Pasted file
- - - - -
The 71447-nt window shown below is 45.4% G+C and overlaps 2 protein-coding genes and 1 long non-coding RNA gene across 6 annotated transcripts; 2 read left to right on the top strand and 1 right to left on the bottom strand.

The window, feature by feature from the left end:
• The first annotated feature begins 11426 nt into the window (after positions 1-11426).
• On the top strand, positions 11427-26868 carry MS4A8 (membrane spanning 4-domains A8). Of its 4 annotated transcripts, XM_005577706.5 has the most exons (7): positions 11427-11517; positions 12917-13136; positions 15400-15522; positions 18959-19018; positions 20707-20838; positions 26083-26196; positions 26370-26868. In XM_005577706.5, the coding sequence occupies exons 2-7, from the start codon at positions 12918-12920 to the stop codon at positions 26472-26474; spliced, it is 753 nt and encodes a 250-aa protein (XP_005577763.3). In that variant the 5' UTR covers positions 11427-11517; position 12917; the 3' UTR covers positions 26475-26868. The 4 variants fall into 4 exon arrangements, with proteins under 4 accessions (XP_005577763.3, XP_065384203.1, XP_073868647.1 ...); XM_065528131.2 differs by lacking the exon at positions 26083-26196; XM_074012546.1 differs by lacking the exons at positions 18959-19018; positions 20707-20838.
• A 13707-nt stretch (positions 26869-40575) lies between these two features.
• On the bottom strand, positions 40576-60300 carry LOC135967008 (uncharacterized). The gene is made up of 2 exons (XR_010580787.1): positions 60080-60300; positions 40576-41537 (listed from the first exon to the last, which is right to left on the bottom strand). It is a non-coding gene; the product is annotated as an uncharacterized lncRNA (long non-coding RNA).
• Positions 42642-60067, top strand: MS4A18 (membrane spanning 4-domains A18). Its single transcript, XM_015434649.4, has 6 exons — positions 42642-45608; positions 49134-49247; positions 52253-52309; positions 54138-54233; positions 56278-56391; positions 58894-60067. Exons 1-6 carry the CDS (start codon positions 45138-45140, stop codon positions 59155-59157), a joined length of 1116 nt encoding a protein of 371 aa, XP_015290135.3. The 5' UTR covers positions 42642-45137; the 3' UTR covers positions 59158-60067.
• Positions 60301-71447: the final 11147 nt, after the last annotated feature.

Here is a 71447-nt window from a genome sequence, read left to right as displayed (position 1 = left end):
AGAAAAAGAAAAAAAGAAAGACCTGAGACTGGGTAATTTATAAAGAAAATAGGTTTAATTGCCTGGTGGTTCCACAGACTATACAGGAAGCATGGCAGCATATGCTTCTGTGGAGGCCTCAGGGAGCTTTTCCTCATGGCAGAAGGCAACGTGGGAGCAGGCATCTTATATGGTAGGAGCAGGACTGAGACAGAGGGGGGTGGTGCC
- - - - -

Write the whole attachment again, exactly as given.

The 71447-nt window shown below is 45.4% G+C and overlaps 2 protein-coding genes and 1 long non-coding RNA gene across 6 annotated transcripts; 2 read left to right on the top strand and 1 right to left on the bottom strand.

The window, feature by feature from the left end:
• The first annotated feature begins 11426 nt into the window (after positions 1-11426).
• On the top strand, positions 11427-26868 carry MS4A8 (membrane spanning 4-domains A8). Of its 4 annotated transcripts, XM_005577706.5 has the most exons (7): positions 11427-11517; positions 12917-13136; positions 15400-15522; positions 18959-19018; positions 20707-20838; positions 26083-26196; positions 26370-26868. In XM_005577706.5, the coding sequence occupies exons 2-7, from the start codon at positions 12918-12920 to the stop codon at positions 26472-26474; spliced, it is 753 nt and encodes a 250-aa protein (XP_005577763.3). In that variant the 5' UTR covers positions 11427-11517; position 12917; the 3' UTR covers positions 26475-26868. The 4 variants fall into 4 exon arrangements, with proteins under 4 accessions (XP_005577763.3, XP_065384203.1, XP_073868647.1 ...); XM_065528131.2 differs by lacking the exon at positions 26083-26196; XM_074012546.1 differs by lacking the exons at positions 18959-19018; positions 20707-20838.
• A 13707-nt stretch (positions 26869-40575) lies between these two features.
• On the bottom strand, positions 40576-60300 carry LOC135967008 (uncharacterized). The gene is made up of 2 exons (XR_010580787.1): positions 60080-60300; positions 40576-41537 (listed from the first exon to the last, which is right to left on the bottom strand). It is a non-coding gene; the product is annotated as an uncharacterized lncRNA (long non-coding RNA).
• Positions 42642-60067, top strand: MS4A18 (membrane spanning 4-domains A18). Its single transcript, XM_015434649.4, has 6 exons — positions 42642-45608; positions 49134-49247; positions 52253-52309; positions 54138-54233; positions 56278-56391; positions 58894-60067. Exons 1-6 carry the CDS (start codon positions 45138-45140, stop codon positions 59155-59157), a joined length of 1116 nt encoding a protein of 371 aa, XP_015290135.3. The 5' UTR covers positions 42642-45137; the 3' UTR covers positions 59158-60067.
• Positions 60301-71447: the final 11147 nt, after the last annotated feature.

Here is a 71447-nt window from a genome sequence, read left to right as displayed (position 1 = left end):
AGAAAAAGAAAAAAAGAAAGACCTGAGACTGGGTAATTTATAAAGAAAATAGGTTTAATTGCCTGGTGGTTCCACAGACTATACAGGAAGCATGGCAGCATATGCTTCTGTGGAGGCCTCAGGGAGCTTTTCCTCATGGCAGAAGGCAACGTGGGAGCAGGCATCTTATATGGTAGGAGCAGGACTGAGACAGAGGGGGGTGGTGCC